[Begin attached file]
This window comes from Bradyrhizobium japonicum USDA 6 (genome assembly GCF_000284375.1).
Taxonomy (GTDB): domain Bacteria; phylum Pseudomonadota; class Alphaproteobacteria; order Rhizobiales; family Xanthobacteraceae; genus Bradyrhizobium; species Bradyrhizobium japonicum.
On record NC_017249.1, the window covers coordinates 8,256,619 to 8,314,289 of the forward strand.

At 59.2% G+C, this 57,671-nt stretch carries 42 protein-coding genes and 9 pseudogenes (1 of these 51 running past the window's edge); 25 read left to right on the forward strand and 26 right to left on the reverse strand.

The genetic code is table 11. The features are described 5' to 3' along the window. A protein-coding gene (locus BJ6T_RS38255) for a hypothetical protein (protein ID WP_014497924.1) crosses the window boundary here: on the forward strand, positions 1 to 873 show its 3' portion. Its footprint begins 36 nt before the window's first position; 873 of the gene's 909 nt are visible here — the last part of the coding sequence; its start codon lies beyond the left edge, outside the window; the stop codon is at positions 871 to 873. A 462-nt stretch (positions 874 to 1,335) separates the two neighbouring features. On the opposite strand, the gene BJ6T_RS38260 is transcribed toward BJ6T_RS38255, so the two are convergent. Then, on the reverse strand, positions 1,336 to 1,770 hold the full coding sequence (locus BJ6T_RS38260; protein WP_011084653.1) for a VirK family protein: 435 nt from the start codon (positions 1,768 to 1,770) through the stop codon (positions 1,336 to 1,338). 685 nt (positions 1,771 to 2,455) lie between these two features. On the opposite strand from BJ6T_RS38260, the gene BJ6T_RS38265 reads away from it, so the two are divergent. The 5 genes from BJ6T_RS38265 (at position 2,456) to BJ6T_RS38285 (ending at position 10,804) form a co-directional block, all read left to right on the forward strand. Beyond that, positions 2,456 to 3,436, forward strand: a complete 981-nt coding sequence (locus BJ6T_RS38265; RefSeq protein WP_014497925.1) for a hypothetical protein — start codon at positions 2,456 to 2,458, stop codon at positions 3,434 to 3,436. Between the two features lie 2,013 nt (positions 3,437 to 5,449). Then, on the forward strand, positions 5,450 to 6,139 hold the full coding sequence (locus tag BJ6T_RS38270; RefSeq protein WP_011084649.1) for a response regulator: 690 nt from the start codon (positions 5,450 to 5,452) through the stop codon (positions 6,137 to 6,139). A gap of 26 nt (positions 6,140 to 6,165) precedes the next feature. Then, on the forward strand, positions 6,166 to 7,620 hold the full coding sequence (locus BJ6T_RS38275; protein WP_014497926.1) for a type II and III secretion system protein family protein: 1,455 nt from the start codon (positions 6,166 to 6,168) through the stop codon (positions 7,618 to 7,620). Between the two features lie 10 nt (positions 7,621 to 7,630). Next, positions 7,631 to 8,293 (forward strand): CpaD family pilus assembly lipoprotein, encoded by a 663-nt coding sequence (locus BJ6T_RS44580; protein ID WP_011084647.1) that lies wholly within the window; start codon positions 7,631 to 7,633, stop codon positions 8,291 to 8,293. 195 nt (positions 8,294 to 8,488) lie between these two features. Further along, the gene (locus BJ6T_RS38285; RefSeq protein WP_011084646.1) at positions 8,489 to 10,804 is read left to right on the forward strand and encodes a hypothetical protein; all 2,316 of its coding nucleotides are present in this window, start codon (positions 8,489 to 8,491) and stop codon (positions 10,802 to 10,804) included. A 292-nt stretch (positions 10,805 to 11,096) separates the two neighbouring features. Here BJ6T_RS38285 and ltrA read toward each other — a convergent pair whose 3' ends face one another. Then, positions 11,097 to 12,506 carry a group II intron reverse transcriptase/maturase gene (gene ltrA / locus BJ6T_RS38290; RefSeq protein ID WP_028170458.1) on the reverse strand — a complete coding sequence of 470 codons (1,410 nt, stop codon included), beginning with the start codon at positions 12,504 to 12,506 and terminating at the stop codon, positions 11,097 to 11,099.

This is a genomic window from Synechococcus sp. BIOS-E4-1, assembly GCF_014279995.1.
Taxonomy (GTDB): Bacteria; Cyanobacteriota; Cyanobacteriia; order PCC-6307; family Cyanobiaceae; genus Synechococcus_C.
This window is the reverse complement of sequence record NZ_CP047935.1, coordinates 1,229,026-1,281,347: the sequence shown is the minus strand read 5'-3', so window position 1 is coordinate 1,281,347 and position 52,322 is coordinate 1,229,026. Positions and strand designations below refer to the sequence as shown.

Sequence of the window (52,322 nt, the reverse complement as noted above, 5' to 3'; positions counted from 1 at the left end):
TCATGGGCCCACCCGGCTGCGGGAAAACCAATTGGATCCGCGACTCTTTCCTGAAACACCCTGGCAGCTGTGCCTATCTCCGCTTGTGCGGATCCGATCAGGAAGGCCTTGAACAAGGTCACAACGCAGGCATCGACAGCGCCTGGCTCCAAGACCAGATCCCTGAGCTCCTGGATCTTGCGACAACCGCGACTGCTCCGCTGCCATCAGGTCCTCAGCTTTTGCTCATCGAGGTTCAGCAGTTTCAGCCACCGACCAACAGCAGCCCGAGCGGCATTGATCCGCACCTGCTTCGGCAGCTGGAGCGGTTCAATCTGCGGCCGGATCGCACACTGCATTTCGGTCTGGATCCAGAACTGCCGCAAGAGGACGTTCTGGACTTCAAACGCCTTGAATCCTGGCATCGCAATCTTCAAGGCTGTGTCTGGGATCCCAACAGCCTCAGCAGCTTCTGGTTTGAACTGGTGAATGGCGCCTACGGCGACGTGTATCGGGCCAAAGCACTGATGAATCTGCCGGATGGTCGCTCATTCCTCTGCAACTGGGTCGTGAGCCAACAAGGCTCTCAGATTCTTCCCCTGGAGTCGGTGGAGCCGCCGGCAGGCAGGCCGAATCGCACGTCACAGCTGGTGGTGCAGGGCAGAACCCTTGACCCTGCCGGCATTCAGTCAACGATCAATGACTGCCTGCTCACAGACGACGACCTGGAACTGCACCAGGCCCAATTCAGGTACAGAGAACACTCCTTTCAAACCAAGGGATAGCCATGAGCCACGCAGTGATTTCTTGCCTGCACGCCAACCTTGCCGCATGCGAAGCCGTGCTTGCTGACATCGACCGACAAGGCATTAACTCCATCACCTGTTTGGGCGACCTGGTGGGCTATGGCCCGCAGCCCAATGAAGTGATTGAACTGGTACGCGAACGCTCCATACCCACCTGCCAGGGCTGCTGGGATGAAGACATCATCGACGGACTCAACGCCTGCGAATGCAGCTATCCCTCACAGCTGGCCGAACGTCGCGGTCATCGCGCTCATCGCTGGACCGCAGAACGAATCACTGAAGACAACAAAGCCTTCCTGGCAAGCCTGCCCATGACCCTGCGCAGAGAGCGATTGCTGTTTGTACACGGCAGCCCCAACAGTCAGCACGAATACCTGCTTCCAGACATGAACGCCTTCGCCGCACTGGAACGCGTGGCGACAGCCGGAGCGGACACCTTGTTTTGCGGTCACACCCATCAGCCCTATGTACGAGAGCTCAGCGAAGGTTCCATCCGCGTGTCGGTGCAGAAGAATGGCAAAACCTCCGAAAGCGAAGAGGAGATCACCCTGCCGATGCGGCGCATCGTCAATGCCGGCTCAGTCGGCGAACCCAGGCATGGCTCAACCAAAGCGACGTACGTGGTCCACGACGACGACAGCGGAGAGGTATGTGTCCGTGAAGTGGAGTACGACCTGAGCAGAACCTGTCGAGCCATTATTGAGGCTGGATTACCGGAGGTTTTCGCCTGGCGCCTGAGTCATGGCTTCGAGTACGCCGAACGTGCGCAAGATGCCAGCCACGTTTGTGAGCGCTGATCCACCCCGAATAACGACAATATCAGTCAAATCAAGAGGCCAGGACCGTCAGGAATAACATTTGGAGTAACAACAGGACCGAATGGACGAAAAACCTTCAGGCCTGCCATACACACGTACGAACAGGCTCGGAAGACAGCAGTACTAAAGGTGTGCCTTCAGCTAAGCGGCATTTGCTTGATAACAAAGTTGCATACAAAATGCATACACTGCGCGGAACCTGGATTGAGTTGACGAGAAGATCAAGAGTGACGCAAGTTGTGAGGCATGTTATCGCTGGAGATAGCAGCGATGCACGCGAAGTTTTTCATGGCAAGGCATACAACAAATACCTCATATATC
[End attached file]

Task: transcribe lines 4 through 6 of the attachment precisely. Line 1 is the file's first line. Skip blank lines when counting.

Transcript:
At 59.2% G+C, this 57,671-nt stretch carries 42 protein-coding genes and 9 pseudogenes (1 of these 51 running past the window's edge); 25 read left to right on the forward strand and 26 right to left on the reverse strand.

The genetic code is table 11. The features are described 5' to 3' along the window. A protein-coding gene (locus BJ6T_RS38255) for a hypothetical protein (protein ID WP_014497924.1) crosses the window boundary here: on the forward strand, positions 1 to 873 show its 3' portion. Its footprint begins 36 nt before the window's first position; 873 of the gene's 909 nt are visible here — the last part of the coding sequence; its start codon lies beyond the left edge, outside the window; the stop codon is at positions 871 to 873. A 462-nt stretch (positions 874 to 1,335) separates the two neighbouring features. On the opposite strand, the gene BJ6T_RS38260 is transcribed toward BJ6T_RS38255, so the two are convergent. Then, on the reverse strand, positions 1,336 to 1,770 hold the full coding sequence (locus BJ6T_RS38260; protein WP_011084653.1) for a VirK family protein: 435 nt from the start codon (positions 1,768 to 1,770) through the stop codon (positions 1,336 to 1,338). 685 nt (positions 1,771 to 2,455) lie between these two features. On the opposite strand from BJ6T_RS38260, the gene BJ6T_RS38265 reads away from it, so the two are divergent. The 5 genes from BJ6T_RS38265 (at position 2,456) to BJ6T_RS38285 (ending at position 10,804) form a co-directional block, all read left to right on the forward strand. Beyond that, positions 2,456 to 3,436, forward strand: a complete 981-nt coding sequence (locus BJ6T_RS38265; RefSeq protein WP_014497925.1) for a hypothetical protein — start codon at positions 2,456 to 2,458, stop codon at positions 3,434 to 3,436. Between the two features lie 2,013 nt (positions 3,437 to 5,449). Then, on the forward strand, positions 5,450 to 6,139 hold the full coding sequence (locus tag BJ6T_RS38270; RefSeq protein WP_011084649.1) for a response regulator: 690 nt from the start codon (positions 5,450 to 5,452) through the stop codon (positions 6,137 to 6,139). A gap of 26 nt (positions 6,140 to 6,165) precedes the next feature. Then, on the forward strand, positions 6,166 to 7,620 hold the full coding sequence (locus BJ6T_RS38275; protein WP_014497926.1) for a type II and III secretion system protein family protein: 1,455 nt from the start codon (positions 6,166 to 6,168) through the stop codon (positions 7,618 to 7,620). Between the two features lie 10 nt (positions 7,621 to 7,630). Next, positions 7,631 to 8,293 (forward strand): CpaD family pilus assembly lipoprotein, encoded by a 663-nt coding sequence (locus BJ6T_RS44580; protein ID WP_011084647.1) that lies wholly within the window; start codon positions 7,631 to 7,633, stop codon positions 8,291 to 8,293. 195 nt (positions 8,294 to 8,488) lie between these two features. Further along, the gene (locus BJ6T_RS38285; RefSeq protein WP_011084646.1) at positions 8,489 to 10,804 is read left to right on the forward strand and encodes a hypothetical protein; all 2,316 of its coding nucleotides are present in this window, start codon (positions 8,489 to 8,491) and stop codon (positions 10,802 to 10,804) included. A 292-nt stretch (positions 10,805 to 11,096) separates the two neighbouring features. Here BJ6T_RS38285 and ltrA read toward each other — a convergent pair whose 3' ends face one another. Then, positions 11,097 to 12,506 carry a group II intron reverse transcriptase/maturase gene (gene ltrA / locus BJ6T_RS38290; RefSeq protein ID WP_028170458.1) on the reverse strand — a complete coding sequence of 470 codons (1,410 nt, stop codon included), beginning with the start codon at positions 12,504 to 12,506 and terminating at the stop codon, positions 11,097 to 11,099.

This is a genomic window from Synechococcus sp. BIOS-E4-1, assembly GCF_014279995.1.